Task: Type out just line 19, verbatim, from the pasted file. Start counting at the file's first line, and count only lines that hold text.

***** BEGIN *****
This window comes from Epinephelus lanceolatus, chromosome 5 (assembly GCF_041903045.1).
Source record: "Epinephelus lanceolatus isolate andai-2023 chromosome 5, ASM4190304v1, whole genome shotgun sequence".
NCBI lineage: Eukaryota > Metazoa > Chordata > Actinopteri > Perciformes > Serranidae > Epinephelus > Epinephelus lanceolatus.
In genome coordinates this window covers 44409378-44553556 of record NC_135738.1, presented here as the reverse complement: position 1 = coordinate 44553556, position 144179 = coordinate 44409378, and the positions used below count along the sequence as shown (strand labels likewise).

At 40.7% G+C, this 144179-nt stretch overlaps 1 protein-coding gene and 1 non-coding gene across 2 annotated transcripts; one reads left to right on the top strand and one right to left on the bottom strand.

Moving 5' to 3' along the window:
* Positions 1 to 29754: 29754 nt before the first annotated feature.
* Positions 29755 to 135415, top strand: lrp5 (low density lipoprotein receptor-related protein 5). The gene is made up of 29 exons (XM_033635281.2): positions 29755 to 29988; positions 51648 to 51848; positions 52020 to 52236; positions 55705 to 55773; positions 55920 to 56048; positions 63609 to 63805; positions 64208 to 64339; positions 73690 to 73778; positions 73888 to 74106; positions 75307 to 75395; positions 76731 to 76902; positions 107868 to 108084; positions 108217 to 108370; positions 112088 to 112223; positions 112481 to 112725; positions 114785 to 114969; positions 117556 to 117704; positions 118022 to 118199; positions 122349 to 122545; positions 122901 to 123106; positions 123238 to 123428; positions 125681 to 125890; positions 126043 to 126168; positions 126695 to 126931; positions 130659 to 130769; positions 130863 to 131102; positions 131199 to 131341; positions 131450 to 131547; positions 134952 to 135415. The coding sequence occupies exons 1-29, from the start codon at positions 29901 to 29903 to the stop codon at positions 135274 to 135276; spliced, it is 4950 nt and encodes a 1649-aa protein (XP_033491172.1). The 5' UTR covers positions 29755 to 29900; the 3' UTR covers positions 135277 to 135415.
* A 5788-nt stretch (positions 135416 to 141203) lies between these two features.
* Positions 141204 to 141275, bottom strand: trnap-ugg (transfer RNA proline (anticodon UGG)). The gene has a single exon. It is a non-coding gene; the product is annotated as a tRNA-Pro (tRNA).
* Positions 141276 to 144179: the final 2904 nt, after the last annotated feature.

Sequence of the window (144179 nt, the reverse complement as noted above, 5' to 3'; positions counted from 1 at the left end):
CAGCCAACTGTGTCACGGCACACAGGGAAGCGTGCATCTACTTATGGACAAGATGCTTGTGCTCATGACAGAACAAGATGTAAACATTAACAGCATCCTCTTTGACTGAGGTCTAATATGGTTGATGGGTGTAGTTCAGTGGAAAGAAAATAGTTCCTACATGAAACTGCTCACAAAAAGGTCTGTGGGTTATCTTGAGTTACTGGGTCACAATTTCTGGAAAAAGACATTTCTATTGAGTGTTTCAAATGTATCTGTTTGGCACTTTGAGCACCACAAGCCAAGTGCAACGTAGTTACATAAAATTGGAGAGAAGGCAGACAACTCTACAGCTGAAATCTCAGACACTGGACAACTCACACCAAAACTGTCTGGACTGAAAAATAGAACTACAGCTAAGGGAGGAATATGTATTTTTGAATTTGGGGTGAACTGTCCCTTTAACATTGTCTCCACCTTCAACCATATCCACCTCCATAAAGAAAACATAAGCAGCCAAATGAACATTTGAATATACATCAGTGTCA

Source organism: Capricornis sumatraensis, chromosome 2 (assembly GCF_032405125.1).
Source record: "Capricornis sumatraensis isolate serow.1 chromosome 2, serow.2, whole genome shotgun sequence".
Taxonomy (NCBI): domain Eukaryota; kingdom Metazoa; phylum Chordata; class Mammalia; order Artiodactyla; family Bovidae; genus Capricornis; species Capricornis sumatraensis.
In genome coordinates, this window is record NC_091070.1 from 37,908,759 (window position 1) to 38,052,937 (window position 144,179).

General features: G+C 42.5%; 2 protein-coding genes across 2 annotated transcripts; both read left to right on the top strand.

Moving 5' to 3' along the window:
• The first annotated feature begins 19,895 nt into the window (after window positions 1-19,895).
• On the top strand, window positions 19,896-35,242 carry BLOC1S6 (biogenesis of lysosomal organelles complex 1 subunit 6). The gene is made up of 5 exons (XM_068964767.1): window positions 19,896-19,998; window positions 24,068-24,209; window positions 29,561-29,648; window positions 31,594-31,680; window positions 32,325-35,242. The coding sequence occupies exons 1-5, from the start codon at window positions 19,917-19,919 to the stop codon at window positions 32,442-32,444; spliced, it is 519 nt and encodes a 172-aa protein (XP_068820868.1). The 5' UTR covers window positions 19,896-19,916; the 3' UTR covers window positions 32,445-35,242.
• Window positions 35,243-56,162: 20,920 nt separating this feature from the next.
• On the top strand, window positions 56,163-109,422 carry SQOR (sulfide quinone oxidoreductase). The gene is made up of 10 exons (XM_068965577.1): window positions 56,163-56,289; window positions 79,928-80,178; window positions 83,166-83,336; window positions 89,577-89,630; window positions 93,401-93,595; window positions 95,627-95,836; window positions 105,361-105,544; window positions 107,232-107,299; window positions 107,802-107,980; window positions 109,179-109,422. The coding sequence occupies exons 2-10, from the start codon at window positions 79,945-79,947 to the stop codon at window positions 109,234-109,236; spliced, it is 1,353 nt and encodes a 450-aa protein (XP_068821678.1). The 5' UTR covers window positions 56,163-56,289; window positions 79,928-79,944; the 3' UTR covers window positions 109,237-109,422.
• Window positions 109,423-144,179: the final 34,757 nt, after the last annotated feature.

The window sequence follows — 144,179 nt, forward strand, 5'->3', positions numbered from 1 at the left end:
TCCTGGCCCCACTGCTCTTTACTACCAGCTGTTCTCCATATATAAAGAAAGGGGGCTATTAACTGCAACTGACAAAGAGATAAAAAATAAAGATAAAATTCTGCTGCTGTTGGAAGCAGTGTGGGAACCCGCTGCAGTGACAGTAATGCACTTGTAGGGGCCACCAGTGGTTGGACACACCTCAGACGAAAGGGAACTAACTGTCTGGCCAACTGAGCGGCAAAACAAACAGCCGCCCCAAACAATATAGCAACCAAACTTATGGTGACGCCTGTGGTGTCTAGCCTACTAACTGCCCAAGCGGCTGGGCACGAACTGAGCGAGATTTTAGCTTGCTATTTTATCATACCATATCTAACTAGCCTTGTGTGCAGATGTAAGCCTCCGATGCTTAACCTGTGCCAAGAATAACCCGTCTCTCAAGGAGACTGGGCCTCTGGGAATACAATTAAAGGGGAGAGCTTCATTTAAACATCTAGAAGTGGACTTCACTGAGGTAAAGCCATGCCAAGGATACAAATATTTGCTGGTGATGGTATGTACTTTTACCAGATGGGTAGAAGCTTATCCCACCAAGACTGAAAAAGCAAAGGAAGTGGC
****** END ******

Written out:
Moving 5' to 3' along the window: